Adam Busby's Tweets About His Postpartum Depression Show He's Here For Other Dads

Adam Busby and his wife, Danielle, are taking the world by storm starring in their own TLC docuseries, Outdaughtered. Parents to six young girls, the Busbys have been praised for their openness and outspoken nature, but now they're using social media to discuss one of their heaviest topics yet. Adam Busby's tweets about his postpartum depression affirm that paternal PPD is real and that men who suffer from it aren't alone, which is not something you see every day.

Adam has spoken out on the show several times about his struggles with going back to work after the birth of their quintuplets as well as the emotional toll that changes such as this can take on a father. Apparently, his emotional distress went deeper than we realized. After being prompted by a fan, Adam presented the disheartening truth about paternal postpartum depression, also known as paternal postnatal depression, or PPND: that one in ten fathers struggle with it. The postpartum period comes with a number of adjustments that put dads at risk of developing depression symptoms, something that Adam has experienced firsthand. Romper reached out to the Busbys for comment but has yet to hear back.

Postpartum depression (PPD) is rapidly gaining more national attention, with celebrities such as Hayden Panettiere and Gwyneth Paltrow opening up about their struggles with it. Extensive research on PPD has been conducted in recent years, improving public knowledge of this previously misunderstood mental health issue. Unfortuntely, there is very little research on PPND. Adam Busby has taken up the cause and is spreading awareness in his own way.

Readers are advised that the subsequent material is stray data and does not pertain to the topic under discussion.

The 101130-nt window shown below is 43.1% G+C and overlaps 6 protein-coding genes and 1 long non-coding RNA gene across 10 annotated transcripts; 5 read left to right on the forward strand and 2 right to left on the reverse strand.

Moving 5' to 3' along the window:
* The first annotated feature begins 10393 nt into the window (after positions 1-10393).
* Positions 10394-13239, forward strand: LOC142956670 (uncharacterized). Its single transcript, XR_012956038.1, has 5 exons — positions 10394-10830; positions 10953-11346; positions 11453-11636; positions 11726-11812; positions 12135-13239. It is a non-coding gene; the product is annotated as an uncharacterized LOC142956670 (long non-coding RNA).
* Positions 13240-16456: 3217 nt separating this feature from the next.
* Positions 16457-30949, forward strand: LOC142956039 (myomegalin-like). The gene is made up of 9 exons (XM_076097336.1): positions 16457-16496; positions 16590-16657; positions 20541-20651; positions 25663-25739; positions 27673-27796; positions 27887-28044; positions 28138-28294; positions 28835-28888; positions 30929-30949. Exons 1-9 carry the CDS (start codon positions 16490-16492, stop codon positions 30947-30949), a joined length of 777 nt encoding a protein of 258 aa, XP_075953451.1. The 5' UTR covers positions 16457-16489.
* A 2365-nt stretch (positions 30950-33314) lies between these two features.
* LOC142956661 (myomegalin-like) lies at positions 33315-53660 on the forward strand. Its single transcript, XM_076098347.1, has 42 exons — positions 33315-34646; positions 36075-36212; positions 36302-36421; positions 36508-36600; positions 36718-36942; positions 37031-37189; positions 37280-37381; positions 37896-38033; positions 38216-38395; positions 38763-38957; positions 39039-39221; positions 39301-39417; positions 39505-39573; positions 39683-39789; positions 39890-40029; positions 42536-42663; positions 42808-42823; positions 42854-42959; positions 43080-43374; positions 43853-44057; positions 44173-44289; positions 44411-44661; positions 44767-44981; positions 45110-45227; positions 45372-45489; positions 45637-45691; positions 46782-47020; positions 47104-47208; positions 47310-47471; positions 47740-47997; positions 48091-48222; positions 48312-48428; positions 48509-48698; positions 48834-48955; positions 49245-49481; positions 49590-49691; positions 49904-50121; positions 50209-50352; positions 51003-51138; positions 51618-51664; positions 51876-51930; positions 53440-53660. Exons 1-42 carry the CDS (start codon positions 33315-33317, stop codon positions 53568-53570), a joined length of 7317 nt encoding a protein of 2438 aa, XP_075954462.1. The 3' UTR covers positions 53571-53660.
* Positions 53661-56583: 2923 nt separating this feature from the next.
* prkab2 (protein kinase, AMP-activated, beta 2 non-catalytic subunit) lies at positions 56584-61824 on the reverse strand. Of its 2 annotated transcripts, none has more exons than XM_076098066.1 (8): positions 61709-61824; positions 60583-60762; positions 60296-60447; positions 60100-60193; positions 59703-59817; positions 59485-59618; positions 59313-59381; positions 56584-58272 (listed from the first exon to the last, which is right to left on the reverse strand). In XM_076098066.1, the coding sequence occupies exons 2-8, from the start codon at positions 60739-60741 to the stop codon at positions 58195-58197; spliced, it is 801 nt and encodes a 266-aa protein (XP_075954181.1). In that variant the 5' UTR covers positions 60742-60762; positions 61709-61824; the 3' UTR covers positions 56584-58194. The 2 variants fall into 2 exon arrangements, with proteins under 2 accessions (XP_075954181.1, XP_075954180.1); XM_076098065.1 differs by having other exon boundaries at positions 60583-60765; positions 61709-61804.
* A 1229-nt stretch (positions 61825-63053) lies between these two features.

An unfortunate side effect of PPND is a tendency towards silence. Men are less likely than women to open up about their symptoms. Without men verbally confirming that there is a problem, it can be hard to determine whether or not PPND to blame for perceived changes after the arrival of a new baby. Outdated gender norms still reinforce the cultural pressure for men to "tough out" hard times and "man up." Will Courtenay, Ph.D., a psychotherapist in Oakland, California and renowned men's health expert told Parents that these cultural pressures are to blame for men's silence about PPND:

So when men start to feel anxious, empty, or out of control, they don't understand it and they certainly don't ask for help.

Detecting PPND in stoic fathers isn't impossible, however. Dr. Courtenay said that a good indicator of paternal PPD is depression in mothers:

Half of all men whose partners have postpartum depression are depressed themselves. Depression in both parents can result in devastating consequences for their relationship and especially for their children.

Per Busby usual, Adam's wife, Danielle, tweeted her support for her huband. She also admitted that she was unaware of his struggles with depression, affirming the statements of experts such as Dr. Courtenay.

Celebrity attention to overlooked issues does a lot to bring about awareness, as seen with the Hollywood discussions of PPD. Adam stated in one of his tweets, "It’s not fun to talk about, but if me talking about this helps any dads out there then it’s all worth it." Gauging by the responses to his tweets, he has already helped people. With continued discussions and research, hopefully we can learn more about PPND and how to help those suffering through it. Until then, thank you for all that you're doing, Adam.